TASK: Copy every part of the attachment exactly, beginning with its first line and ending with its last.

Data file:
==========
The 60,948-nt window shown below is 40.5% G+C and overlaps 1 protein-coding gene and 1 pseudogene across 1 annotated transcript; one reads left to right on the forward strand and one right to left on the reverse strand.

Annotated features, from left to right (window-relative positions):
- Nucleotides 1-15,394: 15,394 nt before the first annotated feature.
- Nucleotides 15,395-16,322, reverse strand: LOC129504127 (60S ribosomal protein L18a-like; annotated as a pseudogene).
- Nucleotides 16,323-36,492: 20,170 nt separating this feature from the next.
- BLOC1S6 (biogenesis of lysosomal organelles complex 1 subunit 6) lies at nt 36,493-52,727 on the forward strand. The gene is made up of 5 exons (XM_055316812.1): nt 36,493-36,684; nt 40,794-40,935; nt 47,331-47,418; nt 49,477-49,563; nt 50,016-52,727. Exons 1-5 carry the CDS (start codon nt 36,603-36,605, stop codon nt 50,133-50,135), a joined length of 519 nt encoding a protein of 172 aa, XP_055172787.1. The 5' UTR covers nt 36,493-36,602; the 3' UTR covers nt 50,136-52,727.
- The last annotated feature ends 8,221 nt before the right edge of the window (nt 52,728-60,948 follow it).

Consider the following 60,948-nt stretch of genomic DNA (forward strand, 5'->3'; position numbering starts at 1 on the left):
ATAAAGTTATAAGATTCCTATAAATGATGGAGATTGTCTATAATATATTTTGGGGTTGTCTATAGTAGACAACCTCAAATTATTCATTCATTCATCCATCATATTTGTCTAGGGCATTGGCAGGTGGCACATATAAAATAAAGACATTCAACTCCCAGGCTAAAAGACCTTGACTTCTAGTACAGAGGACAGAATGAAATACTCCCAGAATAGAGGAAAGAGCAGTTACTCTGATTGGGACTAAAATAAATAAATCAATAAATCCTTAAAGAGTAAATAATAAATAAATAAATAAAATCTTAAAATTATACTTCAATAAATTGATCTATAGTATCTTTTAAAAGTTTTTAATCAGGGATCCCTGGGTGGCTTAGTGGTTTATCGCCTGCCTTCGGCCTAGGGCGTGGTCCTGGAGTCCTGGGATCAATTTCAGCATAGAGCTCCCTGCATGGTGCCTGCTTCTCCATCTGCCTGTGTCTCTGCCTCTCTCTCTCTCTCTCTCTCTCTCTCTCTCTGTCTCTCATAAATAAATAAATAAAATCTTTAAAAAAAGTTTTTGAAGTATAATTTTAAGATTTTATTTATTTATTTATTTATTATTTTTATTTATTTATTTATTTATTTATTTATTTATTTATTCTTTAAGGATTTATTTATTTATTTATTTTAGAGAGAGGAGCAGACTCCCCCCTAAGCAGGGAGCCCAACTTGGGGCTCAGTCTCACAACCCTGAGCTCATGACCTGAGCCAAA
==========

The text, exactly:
The 60,948-nt window shown below is 40.5% G+C and overlaps 1 protein-coding gene and 1 pseudogene across 1 annotated transcript; one reads left to right on the forward strand and one right to left on the reverse strand.

Annotated features, from left to right (window-relative positions):
- Nucleotides 1-15,394: 15,394 nt before the first annotated feature.
- Nucleotides 15,395-16,322, reverse strand: LOC129504127 (60S ribosomal protein L18a-like; annotated as a pseudogene).
- Nucleotides 16,323-36,492: 20,170 nt separating this feature from the next.
- BLOC1S6 (biogenesis of lysosomal organelles complex 1 subunit 6) lies at nt 36,493-52,727 on the forward strand. The gene is made up of 5 exons (XM_055316812.1): nt 36,493-36,684; nt 40,794-40,935; nt 47,331-47,418; nt 49,477-49,563; nt 50,016-52,727. Exons 1-5 carry the CDS (start codon nt 36,603-36,605, stop codon nt 50,133-50,135), a joined length of 519 nt encoding a protein of 172 aa, XP_055172787.1. The 5' UTR covers nt 36,493-36,602; the 3' UTR covers nt 50,136-52,727.
- The last annotated feature ends 8,221 nt before the right edge of the window (nt 52,728-60,948 follow it).

Consider the following 60,948-nt stretch of genomic DNA (forward strand, 5'->3'; position numbering starts at 1 on the left):
ATAAAGTTATAAGATTCCTATAAATGATGGAGATTGTCTATAATATATTTTGGGGTTGTCTATAGTAGACAACCTCAAATTATTCATTCATTCATCCATCATATTTGTCTAGGGCATTGGCAGGTGGCACATATAAAATAAAGACATTCAACTCCCAGGCTAAAAGACCTTGACTTCTAGTACAGAGGACAGAATGAAATACTCCCAGAATAGAGGAAAGAGCAGTTACTCTGATTGGGACTAAAATAAATAAATCAATAAATCCTTAAAGAGTAAATAATAAATAAATAAATAAAATCTTAAAATTATACTTCAATAAATTGATCTATAGTATCTTTTAAAAGTTTTTAATCAGGGATCCCTGGGTGGCTTAGTGGTTTATCGCCTGCCTTCGGCCTAGGGCGTGGTCCTGGAGTCCTGGGATCAATTTCAGCATAGAGCTCCCTGCATGGTGCCTGCTTCTCCATCTGCCTGTGTCTCTGCCTCTCTCTCTCTCTCTCTCTCTCTCTCTCTCTGTCTCTCATAAATAAATAAATAAAATCTTTAAAAAAAGTTTTTGAAGTATAATTTTAAGATTTTATTTATTTATTTATTTATTATTTTTATTTATTTATTTATTTATTTATTTATTTATTTATTCTTTAAGGATTTATTTATTTATTTATTTTAGAGAGAGGAGCAGACTCCCCCCTAAGCAGGGAGCCCAACTTGGGGCTCAGTCTCACAACCCTGAGCTCATGACCTGAGCCAAA